California’s Adult Use Marijuana Act Could Generate $1 Billion a Year

LOS ANGELES, CA - OCTOBER 19:  Dave Warden, a bud tender at Private Organic Therapy (P.O.T.), a non-profit co-operative medical marijuana dispensary, displays various types of marijuana available to patients on October 19, 2009 in Los Angeles, California. Attorney General Eric Holder announced new guidelines today for federal prosecutors in states where the use of marijuana for medicinal purposes is allowed under state law. Federal prosecutors will no longer trump the state with raids on the southern California dispensaries as they had been doing, but Los Angeles County District Attorney Steve Cooley recently began a crackdown campaign that will include raids against the facilities. Cooley maintains that virtually all marijuana dispensaries are in violation of the law because they profit from their product. The city of LA has been slow to come to agreement on how to regulate its 800 to 1,000 dispensaries. Californians voted to allow sick people with referrals from doctors to consume cannabis with the passage of state ballot Proposition 215 in 1996 and a total of 14 states now allow the medicinal use of marijuana. (Photo by David McNew/Getty Images)

According to a new report unleashed by the California Department of Finance, the legalization of recreational marijuana in California could represent approximately $1 billion in new revenue for the cash-strapped state.

Currently facing a wall of debt estimated to be a in the neighborhood of $443 billion, California’s Department of Finance director Michael Cohen, and legislative analyst Mac Taylor, informed Attorney General Kamala Harris that California stands to gain approximately $1 billion in fresh tax revenue – provided voters pass the Adult Use of Marijuana Act (AUMA) and legalize recreational marijuana during November’s general election.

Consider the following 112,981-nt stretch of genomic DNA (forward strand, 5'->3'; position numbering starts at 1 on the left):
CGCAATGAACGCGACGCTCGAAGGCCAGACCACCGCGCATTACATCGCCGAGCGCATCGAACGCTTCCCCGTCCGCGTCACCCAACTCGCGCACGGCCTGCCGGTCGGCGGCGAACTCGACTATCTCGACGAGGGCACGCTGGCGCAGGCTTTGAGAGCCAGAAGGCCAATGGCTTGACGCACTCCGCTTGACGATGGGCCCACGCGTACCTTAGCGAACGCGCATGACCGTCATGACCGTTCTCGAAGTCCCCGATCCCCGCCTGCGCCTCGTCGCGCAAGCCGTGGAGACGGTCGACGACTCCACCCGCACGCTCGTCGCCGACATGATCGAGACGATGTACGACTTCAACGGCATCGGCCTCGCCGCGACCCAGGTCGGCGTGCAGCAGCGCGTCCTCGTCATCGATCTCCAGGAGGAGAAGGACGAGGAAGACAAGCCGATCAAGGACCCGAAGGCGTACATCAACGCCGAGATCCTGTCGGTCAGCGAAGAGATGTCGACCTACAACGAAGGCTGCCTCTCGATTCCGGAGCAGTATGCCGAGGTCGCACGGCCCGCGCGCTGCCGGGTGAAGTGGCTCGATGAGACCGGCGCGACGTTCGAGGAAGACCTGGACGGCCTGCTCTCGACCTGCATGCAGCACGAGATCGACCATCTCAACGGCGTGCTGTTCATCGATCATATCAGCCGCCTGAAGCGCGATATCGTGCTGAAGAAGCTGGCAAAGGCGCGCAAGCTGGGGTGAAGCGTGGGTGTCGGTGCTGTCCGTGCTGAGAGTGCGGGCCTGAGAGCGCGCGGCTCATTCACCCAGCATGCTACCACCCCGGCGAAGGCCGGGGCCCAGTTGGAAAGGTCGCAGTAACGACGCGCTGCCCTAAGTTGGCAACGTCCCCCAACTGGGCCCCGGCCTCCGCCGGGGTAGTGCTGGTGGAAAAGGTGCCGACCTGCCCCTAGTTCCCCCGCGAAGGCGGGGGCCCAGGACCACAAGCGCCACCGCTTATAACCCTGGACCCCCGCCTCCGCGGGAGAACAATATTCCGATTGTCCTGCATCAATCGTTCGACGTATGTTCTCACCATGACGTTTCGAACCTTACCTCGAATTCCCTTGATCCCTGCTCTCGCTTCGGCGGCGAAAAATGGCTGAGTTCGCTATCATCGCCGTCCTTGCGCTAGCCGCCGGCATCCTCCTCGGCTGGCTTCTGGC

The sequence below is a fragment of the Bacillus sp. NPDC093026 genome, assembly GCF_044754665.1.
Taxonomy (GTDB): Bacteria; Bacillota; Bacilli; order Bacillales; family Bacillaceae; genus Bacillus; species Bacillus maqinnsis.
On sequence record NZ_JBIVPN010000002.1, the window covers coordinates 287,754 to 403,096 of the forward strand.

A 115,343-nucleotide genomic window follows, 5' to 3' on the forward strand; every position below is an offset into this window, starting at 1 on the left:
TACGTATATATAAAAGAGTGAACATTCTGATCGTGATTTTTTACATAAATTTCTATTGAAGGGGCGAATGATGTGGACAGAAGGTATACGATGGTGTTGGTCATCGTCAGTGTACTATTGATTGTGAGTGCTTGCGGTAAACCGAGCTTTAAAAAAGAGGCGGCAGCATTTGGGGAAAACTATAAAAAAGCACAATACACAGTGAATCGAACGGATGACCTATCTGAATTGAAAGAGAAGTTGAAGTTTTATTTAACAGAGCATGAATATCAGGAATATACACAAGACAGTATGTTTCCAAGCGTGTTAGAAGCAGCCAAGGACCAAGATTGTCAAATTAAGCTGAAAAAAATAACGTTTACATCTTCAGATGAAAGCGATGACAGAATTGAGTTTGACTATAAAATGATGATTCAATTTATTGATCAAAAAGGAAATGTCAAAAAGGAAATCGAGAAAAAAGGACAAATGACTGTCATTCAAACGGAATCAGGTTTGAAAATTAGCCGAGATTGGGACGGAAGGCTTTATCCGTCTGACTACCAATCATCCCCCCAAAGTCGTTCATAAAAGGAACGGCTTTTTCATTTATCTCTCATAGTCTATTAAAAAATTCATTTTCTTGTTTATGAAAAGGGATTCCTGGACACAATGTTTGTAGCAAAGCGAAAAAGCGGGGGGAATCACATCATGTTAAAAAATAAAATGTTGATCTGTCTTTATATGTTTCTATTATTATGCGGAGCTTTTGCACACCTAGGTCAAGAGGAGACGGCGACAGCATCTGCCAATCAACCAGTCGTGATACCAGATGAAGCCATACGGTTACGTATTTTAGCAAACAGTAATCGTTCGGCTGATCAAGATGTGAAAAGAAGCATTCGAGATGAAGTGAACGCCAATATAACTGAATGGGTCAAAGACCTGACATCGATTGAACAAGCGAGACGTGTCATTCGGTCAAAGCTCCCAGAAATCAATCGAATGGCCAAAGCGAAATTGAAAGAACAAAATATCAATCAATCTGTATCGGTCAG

“In total, our best estimate is that the state and local governments could eventually collect net additional revenues that could range from the high hundreds of millions of dollars to over $1 billion annually”, according to California’s top bean counters.

Per AUMA, that new revenue would be spent on:

California’s AUMA calls for marijuana taxes to be spent on education, safety, and mental health

While $1 billion in new revenue sounds great, the report warns that California’s final savings could fluctuate based on a number of variables; such as countywide bans of all marijuana sales, the current consumption rate declining, and the biggest wildcard of them all…the federal government.

According to the report, the Golden State’s newest financial windfall would be generated by a 15% excise tax on all recreational pot sales, a $9.25 per Oz. tax on the cultivation of all flower, and a $2.75 tax on all leftover plant material.

In addition to cutting the overall state and local governments total expenditures for prosecuting marijuana related offenses, by potentially $100 million annually, individuals previously convicted of marijuana related crimes would be eligible to be resentenced under new guidelines.

Read full report here

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